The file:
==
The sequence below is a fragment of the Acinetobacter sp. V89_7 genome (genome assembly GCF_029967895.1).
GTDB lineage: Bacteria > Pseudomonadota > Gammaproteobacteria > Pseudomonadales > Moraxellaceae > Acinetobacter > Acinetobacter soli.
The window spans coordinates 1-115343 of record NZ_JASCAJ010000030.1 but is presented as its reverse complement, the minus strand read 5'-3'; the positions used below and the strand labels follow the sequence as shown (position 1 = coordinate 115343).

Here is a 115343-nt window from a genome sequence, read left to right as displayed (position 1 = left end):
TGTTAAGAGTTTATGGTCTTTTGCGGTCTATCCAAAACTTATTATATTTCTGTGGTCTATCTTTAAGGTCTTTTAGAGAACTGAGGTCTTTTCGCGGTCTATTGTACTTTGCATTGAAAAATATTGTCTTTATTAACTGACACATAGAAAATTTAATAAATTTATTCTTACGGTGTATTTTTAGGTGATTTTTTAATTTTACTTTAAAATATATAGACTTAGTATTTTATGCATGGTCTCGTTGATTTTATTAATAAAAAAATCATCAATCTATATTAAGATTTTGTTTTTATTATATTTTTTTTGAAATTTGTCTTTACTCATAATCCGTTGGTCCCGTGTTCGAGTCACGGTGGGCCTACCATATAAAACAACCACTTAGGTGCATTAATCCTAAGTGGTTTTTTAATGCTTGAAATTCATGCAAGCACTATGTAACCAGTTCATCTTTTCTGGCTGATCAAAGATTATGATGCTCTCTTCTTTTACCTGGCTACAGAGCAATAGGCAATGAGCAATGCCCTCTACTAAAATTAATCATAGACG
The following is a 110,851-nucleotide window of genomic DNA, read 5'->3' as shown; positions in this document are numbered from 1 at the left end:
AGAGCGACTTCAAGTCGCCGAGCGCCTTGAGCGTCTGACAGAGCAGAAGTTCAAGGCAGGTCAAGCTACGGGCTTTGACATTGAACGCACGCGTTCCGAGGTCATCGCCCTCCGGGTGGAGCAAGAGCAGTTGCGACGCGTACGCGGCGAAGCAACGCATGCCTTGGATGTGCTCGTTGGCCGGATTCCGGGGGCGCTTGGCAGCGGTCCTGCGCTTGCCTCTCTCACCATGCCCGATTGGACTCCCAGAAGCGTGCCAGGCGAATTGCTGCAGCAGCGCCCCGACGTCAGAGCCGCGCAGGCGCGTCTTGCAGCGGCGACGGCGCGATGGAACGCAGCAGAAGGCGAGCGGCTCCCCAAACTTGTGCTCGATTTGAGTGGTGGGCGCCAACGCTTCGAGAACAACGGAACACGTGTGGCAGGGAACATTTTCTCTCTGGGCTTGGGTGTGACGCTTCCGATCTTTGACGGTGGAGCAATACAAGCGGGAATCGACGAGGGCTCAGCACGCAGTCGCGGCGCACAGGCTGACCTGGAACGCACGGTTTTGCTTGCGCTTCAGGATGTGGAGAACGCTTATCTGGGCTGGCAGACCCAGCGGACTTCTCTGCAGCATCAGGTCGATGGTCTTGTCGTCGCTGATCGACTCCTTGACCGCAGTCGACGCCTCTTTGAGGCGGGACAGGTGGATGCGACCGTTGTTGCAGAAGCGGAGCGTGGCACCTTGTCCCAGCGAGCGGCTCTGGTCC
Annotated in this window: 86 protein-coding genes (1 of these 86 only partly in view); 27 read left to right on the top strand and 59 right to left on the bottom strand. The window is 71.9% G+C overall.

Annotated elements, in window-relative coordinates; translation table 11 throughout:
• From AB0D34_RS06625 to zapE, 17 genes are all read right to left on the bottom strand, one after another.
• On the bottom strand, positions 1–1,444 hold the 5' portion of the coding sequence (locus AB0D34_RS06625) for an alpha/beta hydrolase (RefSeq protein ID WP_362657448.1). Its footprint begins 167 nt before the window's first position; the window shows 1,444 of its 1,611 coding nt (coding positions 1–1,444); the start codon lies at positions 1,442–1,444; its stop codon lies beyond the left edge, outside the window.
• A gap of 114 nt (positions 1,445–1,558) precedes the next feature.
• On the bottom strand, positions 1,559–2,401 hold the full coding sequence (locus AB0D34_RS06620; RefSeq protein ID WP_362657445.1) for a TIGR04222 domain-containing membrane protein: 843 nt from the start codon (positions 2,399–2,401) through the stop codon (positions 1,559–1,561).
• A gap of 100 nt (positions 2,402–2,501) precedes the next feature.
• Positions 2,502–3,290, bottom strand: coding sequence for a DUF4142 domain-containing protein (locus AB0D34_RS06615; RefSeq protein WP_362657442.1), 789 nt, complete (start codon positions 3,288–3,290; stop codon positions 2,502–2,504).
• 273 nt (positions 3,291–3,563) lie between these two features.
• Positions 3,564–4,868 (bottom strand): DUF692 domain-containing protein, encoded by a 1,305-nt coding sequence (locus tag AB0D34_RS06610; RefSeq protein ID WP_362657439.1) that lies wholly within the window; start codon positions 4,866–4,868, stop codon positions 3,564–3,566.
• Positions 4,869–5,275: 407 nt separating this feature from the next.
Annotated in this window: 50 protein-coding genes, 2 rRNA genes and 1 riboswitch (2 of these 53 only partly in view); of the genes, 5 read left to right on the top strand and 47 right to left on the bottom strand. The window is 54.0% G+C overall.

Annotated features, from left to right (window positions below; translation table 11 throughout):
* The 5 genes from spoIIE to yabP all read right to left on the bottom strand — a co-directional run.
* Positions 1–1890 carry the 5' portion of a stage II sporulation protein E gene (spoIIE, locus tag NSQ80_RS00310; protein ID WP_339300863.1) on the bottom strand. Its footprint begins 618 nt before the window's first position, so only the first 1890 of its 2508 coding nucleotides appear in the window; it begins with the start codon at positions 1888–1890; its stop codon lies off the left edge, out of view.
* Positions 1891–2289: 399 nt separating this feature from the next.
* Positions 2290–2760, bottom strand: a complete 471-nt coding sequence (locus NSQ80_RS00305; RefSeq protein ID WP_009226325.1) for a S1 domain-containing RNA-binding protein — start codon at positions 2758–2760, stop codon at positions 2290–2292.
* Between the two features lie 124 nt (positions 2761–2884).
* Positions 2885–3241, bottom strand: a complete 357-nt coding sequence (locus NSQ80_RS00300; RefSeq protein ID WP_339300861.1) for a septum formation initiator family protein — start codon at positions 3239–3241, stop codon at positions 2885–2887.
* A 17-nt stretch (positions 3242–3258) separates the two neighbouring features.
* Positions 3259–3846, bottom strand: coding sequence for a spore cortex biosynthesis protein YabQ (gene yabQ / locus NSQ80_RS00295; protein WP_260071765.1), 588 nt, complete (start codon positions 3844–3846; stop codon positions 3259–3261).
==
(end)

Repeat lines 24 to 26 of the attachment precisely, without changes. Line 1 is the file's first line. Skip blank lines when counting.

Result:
* Positions 2290–2760, bottom strand: a complete 471-nt coding sequence (locus NSQ80_RS00305; RefSeq protein ID WP_009226325.1) for a S1 domain-containing RNA-binding protein — start codon at positions 2758–2760, stop codon at positions 2290–2292.
* Between the two features lie 124 nt (positions 2761–2884).
* Positions 2885–3241, bottom strand: a complete 357-nt coding sequence (locus NSQ80_RS00300; RefSeq protein ID WP_339300861.1) for a septum formation initiator family protein — start codon at positions 3239–3241, stop codon at positions 2885–2887.